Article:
KDE has released the third beta of the 4.14 versions of Applications and Development Platform. With API, dependency and feature freezes in place, the focus is now on fixing bugs and further polishing. Your assistance is requested!
Denon debuted a line of Sonos-like wireless multi-room HiFi speakers that stream audio from both Internet and local sources, and run on embedded Linux.
Like the similarly Linux-powered devices available from Sonos, Denon’s “Heos” wireless streaming speakers offer multi-room (multi-speaker) synchronized audio, and can deliver multiple audio streams from disparate sources to individual speakers or stereo-configured speaker pairs distributed around the home. Subscription streaming sources initially offered by Denon include Rhapsody, Pandora, Spotify, and TuneIn, with additional services offering DRM-free tracks “coming soon,” says the company.
Here the new GNOME release just in time for GUADEC, this time from Strasburg!! Remember this is a development release, so go ahead and test it, break it, send bug report and patches!
The Guix package manager that's designed to be a purely-functional package manager for GNU with an emphasis on being dependable, hackable, and liberating is out with its latest release.
Elive 2.3.4 Beta, a complete operating system for your computer, built on top of Debian GNU/Linux and customized to meet the needs of any user while still offering the eye-candy with minimal hardware requirements, has been released and is now available for download and testing.
For long-suffering Linux users who have endured the dearth of high-quality action games on their open source desktops, the wait for better game developer support soon may be over.
New technology is making Linux more attractive to game makers. In fact, it may keep Linux under the hood, so players will have no clue Linux is inside.
Until now, game makers have relied primarily on Windows PCs and gaming consoles powered by proprietary alternatives to the Linux OS. However, Linux-based systems specially designed for gaming are on the rise.
For the better part of a year, the X.Org Foundation has been evaluating a possible merger with SPI. That work is still ongoing and could be put up for a vote in the weeks ahead.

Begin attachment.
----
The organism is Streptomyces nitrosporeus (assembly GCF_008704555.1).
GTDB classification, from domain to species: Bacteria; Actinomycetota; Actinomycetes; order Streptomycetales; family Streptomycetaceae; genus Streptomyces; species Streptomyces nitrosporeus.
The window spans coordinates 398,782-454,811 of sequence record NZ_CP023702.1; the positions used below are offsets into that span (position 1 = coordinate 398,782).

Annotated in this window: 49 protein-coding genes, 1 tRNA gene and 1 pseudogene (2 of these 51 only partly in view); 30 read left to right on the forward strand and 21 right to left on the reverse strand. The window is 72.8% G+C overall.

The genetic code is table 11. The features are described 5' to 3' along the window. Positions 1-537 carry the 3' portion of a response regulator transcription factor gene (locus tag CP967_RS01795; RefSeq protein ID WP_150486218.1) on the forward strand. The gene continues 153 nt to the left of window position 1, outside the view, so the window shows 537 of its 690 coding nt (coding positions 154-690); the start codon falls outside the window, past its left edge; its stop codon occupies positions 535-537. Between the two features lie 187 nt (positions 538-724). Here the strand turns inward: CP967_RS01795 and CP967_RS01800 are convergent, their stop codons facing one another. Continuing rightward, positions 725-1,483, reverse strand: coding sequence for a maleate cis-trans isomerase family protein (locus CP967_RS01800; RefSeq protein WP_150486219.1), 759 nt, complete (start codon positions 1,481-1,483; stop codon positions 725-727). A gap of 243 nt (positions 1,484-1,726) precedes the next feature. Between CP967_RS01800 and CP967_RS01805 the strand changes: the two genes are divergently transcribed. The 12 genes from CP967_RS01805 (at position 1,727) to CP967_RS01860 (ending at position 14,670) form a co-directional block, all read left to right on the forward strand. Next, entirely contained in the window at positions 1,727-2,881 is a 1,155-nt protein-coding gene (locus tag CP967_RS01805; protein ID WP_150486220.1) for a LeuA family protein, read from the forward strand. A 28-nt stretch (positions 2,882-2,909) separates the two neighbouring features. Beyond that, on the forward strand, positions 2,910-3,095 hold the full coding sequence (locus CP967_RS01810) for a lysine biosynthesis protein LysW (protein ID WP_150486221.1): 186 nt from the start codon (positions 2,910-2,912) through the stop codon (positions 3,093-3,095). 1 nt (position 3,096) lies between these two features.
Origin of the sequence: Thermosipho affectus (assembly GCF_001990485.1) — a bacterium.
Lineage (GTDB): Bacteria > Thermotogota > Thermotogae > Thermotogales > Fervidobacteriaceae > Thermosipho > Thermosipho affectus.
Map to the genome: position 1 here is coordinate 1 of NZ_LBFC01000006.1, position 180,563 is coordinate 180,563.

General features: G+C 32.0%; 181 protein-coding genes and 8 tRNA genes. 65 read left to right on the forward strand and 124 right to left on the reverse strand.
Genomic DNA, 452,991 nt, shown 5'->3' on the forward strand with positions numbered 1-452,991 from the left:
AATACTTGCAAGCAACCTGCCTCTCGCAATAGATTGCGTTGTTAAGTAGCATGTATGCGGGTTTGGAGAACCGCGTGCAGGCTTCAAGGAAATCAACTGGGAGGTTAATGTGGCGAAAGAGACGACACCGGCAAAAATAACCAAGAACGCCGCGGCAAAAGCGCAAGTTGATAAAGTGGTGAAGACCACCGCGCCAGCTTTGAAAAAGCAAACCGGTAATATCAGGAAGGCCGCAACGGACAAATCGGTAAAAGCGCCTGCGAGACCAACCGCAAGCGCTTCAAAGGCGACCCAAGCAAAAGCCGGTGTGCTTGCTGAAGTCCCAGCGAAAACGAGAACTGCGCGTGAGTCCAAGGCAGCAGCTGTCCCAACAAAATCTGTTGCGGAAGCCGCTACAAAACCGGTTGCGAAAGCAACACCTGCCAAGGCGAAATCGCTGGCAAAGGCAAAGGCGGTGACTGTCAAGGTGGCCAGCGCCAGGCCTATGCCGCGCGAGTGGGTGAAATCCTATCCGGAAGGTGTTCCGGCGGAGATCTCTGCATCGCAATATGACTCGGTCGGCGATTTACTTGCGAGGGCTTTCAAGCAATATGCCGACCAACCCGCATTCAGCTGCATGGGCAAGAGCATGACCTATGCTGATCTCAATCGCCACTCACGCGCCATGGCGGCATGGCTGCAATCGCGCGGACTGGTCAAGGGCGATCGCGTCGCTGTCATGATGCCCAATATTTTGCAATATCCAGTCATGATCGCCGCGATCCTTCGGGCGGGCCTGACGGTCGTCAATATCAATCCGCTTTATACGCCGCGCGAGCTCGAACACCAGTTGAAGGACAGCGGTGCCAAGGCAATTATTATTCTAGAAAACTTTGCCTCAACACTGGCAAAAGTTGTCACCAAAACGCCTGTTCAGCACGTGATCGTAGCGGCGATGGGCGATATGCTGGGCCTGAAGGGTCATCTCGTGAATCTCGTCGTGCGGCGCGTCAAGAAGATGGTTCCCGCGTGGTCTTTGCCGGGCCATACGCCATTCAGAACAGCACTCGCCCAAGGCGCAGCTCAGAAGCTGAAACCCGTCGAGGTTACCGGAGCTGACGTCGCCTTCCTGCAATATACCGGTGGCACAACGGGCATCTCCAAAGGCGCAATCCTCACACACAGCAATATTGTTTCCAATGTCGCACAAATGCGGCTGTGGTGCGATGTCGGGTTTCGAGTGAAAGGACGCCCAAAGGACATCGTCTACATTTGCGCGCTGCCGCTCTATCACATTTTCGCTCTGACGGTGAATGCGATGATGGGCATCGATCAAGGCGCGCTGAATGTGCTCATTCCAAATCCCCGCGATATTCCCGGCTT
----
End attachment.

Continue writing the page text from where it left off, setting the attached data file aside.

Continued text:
At yesterday's X.Org Board of Directors' meeting (IRC log), an update was shared and comes down to Keith Packard working with the SPI on constructing a resolution to bring to the SPI board. However, first the X.Org board will need to review the draft, etc. Assuming the SPI board votes in favor of this resolution, the following step is then to take the revised X.Org Foundation member by-laws to a vote by all X.Org Foundation members.
GNU Octave is a project started by James Rawlings and John Ekerdt, but its main developer is John Eaton, with the name inspired by the chemist Octave Levenspiel.
Octave is able to solve many different problems using its native functionalities and can be extended using its programming language, the code being executed line-by-line every time you run an Octave program. Octave also features some handy plotting capabilities that we cover later in this tutorial, although it’s worth bearing in mind that Octave’s main purpose is for performing mathematical and numerical computations – it is not a replacement for general-purpose programming languages such as C, Objective-C or C++
I want something fast, efficient, that never (ever) crashes doesn't require me to use any desktop environments, works across ssh well offers basic functionalities like search operations ideally inline (bash?) scripting and of course can handle humongous amounts of files on any file system well (WITHOUT delay or crashes) out of the box but highly customizable infinite simultaneous folder-on-folder operations drag-and-drop relationships basically what nautilus should now look like if gnome had not decided to badly immitate Apple and Windows at the same time....
Anything of the sort available?
Gentoo: crashes, somewhat cludgy and not actively maintained, allows only 2 folders at a time, only one operation at a time => shit Nautilus: crashes, not customizable, super slow on large amounts of files generally painful => shit The KDE thing .. don't ask
Please, something.submitted by hotnerds77
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First off, Happy SysAdmin Day. We think we have a pretty good SysAdmin surprise in store for you today as we are announcing the CoreOS stable release channel. Starting today, you can begin running CoreOS in production. This version is the most tested, secure and reliable version available for users wanting to run CoreOS. This is a huge milestone for us. Since our first alpha release in August 2013:
191 releases have been tagged
Tested on hundreds of thousands of servers on the alpha and beta channels
Supported on 10+ platforms, ranging from bare metal to being primary images on Rackspace and Google.
As the second part of our Linux graphics testing this week after a Radeon R600/RadeonSI performance update with the Linux 3.16 kernel and Mesa 10.3-devel are some comparative numbers that include Intel's Haswell HD Graphics and various NVIDIA GeForce graphics cards on the Nouveau driver.
What we have for this article are the benchmarks of an assortment of AMD Radeon and NVIDIA GeForce GPUs (and the integrated HD Graphics of the Core i7 Devil's Canyon processor used for testing all the hardware) with the latest open-source graphics drivers using Linux 3.16 and Mesa 10.3-devel. Ubuntu 14.04 LTS was running on the system with using the Ubuntu Mainline Kernel PPA for the latest kernel and the Oibaf PPA for the updated graphics drivers.